Myelodysplastic syndromes are a heterogeneous group of diseases with variable outcomes characterized by ineffective hematopoiesis. They are subclassified based on hematopoietic lineages exhibiting dysplasia, percentage of blast cells in the marrow, and defining molecular events. While treatments are available or in clinical trials, the only curative therapy for myelodysplastic syndrome (MDS) is hematopoietic stem cell transplantation. After transplant, monitoring for residual or recurrent disease includes evaluating bone marrow by morphologic examination, flow cytometry, and chimerism testing. The authors of this study used next-generation sequencing to identify mutations found in pretransplant marrow and assessed whether these mutations could serve as high-sensitivity molecular markers for residual/recurrent disease in the post-transplant setting. They subjected bone marrow and control skin samples from 90 consecutive patients with MDS to enhanced exome sequencing in which additional probes for 285 genes commonly mutated in MDS and acute myeloid leukemia had been added. In 86 of the 90 patients, at least one somatic mutation was identified, and the number of somatic variants detected ranged up to 482 mutations per sample (median, 23). Patients underwent allogeneic hematopoietic stem cell transplants from related or unrelated donors, and pretreatment included myeloablative or reduced-intensity conditioning regimens. For sequencing post-transplant samples, the authors employed an error-corrected sequencing approach using unique molecular identifiers along with coverage depths greater than 30,000 to maximize sensitivity. The probes were custom designed to target all the somatic single-nucleotide variants detected in the pretransplant samples. In 30-day post-transplant samples, 32 of the 86 patients had at least one mutation present, defined as a maximum variant allele frequency of at least 0.5 percent, and the presence of such a mutation was associated with a higher risk of disease progression at one year post-transplant. The worst outcomes were seen in patients with a post-transplant mutation who had received a reduced-intensity conditioning regimen. In a multivariate analysis that included age, Revised International Prognostic Scoring System score, type of MDS, TP53 mutation status, and conditioning regimen, the presence of at least one post-transplant mutation was an independent prognostic factor associated with worse progression-free survival. Although such a sequencing assay design is highly sensitive, it is not practical to perform whole exome sequencing and create custom probe sets to monitor individual patients. Therefore, the authors examined whether a gene panel of 40 genes sequenced using the same error-corrected sequencing approach would be similarly effective for monitoring. Although trackable somatic mutations could be identified in only 68 patients, the associations with progression-free survival were similar. Therefore, such a panel could be used to monitor patients undergoing transplant for MDS in whom a trackable mutation could be identified. Overall, this study demonstrates that mutations associated with MDS not only can be used to monitor a patient for residual or recurrent disease but also can serve as an important prognostic factor to determine risk of progression in the post-transplant setting.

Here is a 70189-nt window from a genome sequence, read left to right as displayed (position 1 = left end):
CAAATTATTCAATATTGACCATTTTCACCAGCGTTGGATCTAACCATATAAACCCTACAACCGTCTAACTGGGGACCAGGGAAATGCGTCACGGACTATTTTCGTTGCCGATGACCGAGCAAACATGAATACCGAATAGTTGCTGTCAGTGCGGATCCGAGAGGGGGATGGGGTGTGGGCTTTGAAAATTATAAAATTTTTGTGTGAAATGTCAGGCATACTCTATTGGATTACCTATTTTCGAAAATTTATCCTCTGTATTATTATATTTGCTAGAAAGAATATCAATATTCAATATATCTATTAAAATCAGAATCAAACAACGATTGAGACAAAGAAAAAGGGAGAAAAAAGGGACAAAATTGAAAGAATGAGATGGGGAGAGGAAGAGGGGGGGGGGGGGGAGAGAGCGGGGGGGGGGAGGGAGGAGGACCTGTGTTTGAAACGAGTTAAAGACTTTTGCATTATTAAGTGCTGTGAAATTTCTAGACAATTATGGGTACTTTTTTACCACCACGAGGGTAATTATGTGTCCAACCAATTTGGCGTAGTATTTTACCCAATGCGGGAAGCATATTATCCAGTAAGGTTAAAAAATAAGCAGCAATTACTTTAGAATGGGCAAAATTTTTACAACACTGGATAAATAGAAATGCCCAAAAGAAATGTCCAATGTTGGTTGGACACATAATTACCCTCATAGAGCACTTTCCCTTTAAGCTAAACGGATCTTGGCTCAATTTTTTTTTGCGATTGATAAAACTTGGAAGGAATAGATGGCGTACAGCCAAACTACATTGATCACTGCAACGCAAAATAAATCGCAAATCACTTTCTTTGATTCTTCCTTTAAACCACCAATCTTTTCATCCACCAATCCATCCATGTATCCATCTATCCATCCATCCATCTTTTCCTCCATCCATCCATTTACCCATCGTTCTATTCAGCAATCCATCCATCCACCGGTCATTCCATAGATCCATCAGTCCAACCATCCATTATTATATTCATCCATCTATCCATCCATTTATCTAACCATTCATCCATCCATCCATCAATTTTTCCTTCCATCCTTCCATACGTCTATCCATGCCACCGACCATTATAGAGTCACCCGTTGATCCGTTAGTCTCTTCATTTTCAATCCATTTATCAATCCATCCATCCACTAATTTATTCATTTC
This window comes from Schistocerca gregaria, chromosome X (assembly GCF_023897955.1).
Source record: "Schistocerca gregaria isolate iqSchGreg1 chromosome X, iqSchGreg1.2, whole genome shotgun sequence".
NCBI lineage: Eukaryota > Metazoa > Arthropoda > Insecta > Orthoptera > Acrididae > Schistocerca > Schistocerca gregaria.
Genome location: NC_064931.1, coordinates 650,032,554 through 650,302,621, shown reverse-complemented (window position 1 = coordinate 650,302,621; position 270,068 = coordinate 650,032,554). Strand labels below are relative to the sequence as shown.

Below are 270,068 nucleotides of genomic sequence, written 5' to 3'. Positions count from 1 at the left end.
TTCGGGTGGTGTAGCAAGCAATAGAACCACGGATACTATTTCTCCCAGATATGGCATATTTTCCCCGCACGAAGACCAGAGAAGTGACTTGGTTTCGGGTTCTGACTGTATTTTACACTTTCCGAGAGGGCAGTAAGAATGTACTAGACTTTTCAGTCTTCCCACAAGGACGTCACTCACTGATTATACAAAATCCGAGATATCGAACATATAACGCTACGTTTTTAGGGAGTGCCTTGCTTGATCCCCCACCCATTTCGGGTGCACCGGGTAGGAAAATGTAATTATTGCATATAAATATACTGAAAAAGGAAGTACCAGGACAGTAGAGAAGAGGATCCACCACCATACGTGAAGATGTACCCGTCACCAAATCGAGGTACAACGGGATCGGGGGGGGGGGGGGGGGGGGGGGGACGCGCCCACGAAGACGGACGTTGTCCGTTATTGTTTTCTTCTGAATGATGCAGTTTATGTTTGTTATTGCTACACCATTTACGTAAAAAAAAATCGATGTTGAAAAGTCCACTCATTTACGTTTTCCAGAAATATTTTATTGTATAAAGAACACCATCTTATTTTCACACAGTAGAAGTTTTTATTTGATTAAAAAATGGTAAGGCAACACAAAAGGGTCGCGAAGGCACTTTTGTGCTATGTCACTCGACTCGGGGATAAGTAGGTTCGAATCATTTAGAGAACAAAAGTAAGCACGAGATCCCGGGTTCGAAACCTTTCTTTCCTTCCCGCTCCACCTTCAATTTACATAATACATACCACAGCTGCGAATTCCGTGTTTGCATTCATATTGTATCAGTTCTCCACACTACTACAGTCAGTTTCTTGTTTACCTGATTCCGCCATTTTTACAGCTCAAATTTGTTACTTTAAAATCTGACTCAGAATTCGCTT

Duncavage EJ, Jacoby MA, Chang GS, et al. Mutation clearance after transplantation for myelodysplastic syndrome. N Engl J Med. 2018;379(11):1028–1041.

Correspondence: Dr. M. J. Walter at mjwalter@wustl.edu